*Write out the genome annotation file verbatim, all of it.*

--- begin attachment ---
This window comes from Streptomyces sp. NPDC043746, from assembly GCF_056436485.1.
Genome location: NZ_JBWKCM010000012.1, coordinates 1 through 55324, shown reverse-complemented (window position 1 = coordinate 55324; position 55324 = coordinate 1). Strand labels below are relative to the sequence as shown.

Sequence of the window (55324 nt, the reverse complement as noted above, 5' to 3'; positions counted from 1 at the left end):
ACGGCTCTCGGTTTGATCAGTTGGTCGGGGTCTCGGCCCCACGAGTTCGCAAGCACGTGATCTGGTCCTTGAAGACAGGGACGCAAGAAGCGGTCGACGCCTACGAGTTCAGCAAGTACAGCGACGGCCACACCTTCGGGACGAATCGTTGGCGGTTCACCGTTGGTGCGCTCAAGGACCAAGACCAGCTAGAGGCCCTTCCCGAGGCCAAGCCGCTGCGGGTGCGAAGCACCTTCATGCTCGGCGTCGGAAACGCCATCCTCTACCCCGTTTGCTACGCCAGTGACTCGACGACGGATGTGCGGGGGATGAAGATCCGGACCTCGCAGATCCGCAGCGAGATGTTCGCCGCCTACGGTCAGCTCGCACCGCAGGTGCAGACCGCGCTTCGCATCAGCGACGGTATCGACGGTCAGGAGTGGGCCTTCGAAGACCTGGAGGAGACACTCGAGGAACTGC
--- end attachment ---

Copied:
This window comes from Streptomyces sp. NPDC043746, from assembly GCF_056436485.1.
Genome location: NZ_JBWKCM010000012.1, coordinates 1 through 55324, shown reverse-complemented (window position 1 = coordinate 55324; position 55324 = coordinate 1). Strand labels below are relative to the sequence as shown.

Sequence of the window (55324 nt, the reverse complement as noted above, 5' to 3'; positions counted from 1 at the left end):
ACGGCTCTCGGTTTGATCAGTTGGTCGGGGTCTCGGCCCCACGAGTTCGCAAGCACGTGATCTGGTCCTTGAAGACAGGGACGCAAGAAGCGGTCGACGCCTACGAGTTCAGCAAGTACAGCGACGGCCACACCTTCGGGACGAATCGTTGGCGGTTCACCGTTGGTGCGCTCAAGGACCAAGACCAGCTAGAGGCCCTTCCCGAGGCCAAGCCGCTGCGGGTGCGAAGCACCTTCATGCTCGGCGTCGGAAACGCCATCCTCTACCCCGTTTGCTACGCCAGTGACTCGACGACGGATGTGCGGGGGATGAAGATCCGGACCTCGCAGATCCGCAGCGAGATGTTCGCCGCCTACGGTCAGCTCGCACCGCAGGTGCAGACCGCGCTTCGCATCAGCGACGGTATCGACGGTCAGGAGTGGGCCTTCGAAGACCTGGAGGAGACACTCGAGGAACTGC